Why We Blog, Part 2 of 4: Why I (normally don’t) blog (and 3 reasons why it will be different this time)

My blog history is best compared to a telenovela. Passionate beginnings followed by drawn out break-ups. Promises of commitment interrupted by threats of abandonment. Short-lived reunions interspersed with long spells of neglect.

Starting with my first blog in my sophomore year of college, I spent five years switching from one blog service to another, hoping that a change in applications would lead to a change in habit – I was the bad craftsman blaming my tools.
This is my opportunity, not only to have a structured environment and a sense of responsibility to write regularly, but to rethink the role of blogs in my academic life.

Because, of course, the problem couldn’t be me. For one, while the lack of readership was both a deterrent and a relief – sure, no one was reading, but at least no one was judging – it didn’t help my motivation. Additionally, while the subjects I was addressing felt important to me in the moment, merely recording them without a link to something more enduring seemed inconsequential. Finally, there always seemed to be something better to do. Even while researching and filming a documentary film in Ecuador this summer – prime material for a blog – I ended up quitting after three posts. Living the experiences felt more important than reflecting on them. I resigned myself to this promiscuous blog style, but remained with a feeling of guilt about my lack of consistency.

When I sat down with Brad to discuss this gnovis New Media position, I knew my weakness would be blogging. But after a year at CCT and several months of daily interaction with my Google Reader, I had also come to value blogs in a different way. This is an experiment with this new value system and its potential effect on my blog productivity. This is my opportunity, not only to have a structured environment and a sense of responsibility to write regularly, but to rethink the role of blogs in my academic life. So, I’ve been rethinking.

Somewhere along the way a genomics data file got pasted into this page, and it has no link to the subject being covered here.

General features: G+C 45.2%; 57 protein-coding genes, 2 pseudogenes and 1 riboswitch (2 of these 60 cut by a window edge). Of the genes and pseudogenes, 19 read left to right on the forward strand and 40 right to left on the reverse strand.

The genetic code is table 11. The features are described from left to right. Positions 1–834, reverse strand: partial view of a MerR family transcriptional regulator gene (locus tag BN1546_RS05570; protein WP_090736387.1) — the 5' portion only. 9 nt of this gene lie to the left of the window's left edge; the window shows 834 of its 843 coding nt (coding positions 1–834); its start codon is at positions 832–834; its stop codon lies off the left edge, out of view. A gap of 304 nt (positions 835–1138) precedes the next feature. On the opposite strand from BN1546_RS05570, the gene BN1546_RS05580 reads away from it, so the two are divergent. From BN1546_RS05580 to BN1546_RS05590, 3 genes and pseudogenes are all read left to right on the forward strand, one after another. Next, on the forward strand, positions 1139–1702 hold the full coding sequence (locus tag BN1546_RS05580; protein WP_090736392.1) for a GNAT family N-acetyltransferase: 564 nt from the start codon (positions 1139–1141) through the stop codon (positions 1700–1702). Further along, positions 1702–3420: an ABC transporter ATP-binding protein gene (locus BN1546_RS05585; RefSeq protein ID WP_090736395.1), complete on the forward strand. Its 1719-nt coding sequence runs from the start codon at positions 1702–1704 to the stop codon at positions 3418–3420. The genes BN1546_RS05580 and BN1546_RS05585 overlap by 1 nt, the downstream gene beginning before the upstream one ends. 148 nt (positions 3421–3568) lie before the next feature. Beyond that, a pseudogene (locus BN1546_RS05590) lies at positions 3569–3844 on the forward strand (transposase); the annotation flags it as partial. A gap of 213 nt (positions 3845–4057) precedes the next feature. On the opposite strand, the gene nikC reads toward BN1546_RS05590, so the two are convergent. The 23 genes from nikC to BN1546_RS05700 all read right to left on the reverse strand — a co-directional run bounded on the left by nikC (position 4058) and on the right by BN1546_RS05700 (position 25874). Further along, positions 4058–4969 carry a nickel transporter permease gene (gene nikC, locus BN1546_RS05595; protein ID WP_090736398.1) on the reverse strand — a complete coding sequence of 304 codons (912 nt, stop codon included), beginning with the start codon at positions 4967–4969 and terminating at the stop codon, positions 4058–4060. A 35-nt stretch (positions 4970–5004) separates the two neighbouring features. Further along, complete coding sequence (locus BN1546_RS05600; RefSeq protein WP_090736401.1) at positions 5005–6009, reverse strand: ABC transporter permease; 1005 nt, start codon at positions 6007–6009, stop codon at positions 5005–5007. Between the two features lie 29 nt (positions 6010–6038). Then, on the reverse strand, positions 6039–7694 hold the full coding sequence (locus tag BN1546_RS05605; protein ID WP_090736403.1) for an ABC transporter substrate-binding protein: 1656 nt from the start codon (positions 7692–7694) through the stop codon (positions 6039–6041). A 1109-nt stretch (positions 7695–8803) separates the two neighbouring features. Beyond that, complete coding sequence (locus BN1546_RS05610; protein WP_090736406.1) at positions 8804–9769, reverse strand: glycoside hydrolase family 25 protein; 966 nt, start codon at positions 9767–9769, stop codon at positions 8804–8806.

Here are three reasons why it will be different this time.

1. Instead of treating blogging as a narcissistic indulgence, I now consider it a social responsibility.

I don’t mean to make it sound like a burden; it’s actually the opposite. As a gnovis staff member, I feel a much greater motivation to engage with the community the journal serves rather than simply indulge myself in transcribing my life events.

2. Instead of treating blogging as a space to recount my experiences, I now consider it a space where I can link my experiences with intellectual frameworks.

As I see it, the act of abstracting anecdotes creates a discursive space where those that have not had the experience can participate in its analysis. Additionally, the connection with a theory disassociates the experience from its specific context and, as Brad suggests, "narrow[s] the gap between pure critical theory and contemporary ‘real world’ issues."

3. Instead of treating blogging as an Lose Weight Exercise external to my academic life, I now consider it as critical to its full actualization.

In my case as a CCT student, there isn’t anything better I can be doing: the most important experience I can be having is one of reflection and critical consideration. It remains a question for me whether the blog serves as an escape from or a complement to academic work; in either case, I now see it as a crucial component.

Reframing my concept of blogs has helped ease my anxiety about my spotted history. It is my hope that it might do the same for some of you who are hesitating to post. Of course, all of these remain questions. What is the role of the blog in an academic setting? What is the nature of bloggers’ responsibility to the greater community? What is the value in treating experience as analytical work?

We all love a good soap opera, but this time I want to make sure it has a happy ending. I look forward to your comments and to serving as a member of the New Media team.

Margarita Rayzberg

After receiving her B.S. in international business from Northeastern University, Margarita worked at a start up management consulting firm specializing in innovation for the service sector. A growing interest in the role of technology in development brought her to CCT where she wrote her thesis on the sociotechnical conditions that made possible the establishment of a rural real estate market in Vilcabamba, Ecuador. She is currently working for a research group focusing on microfinance and scheming her future in academia.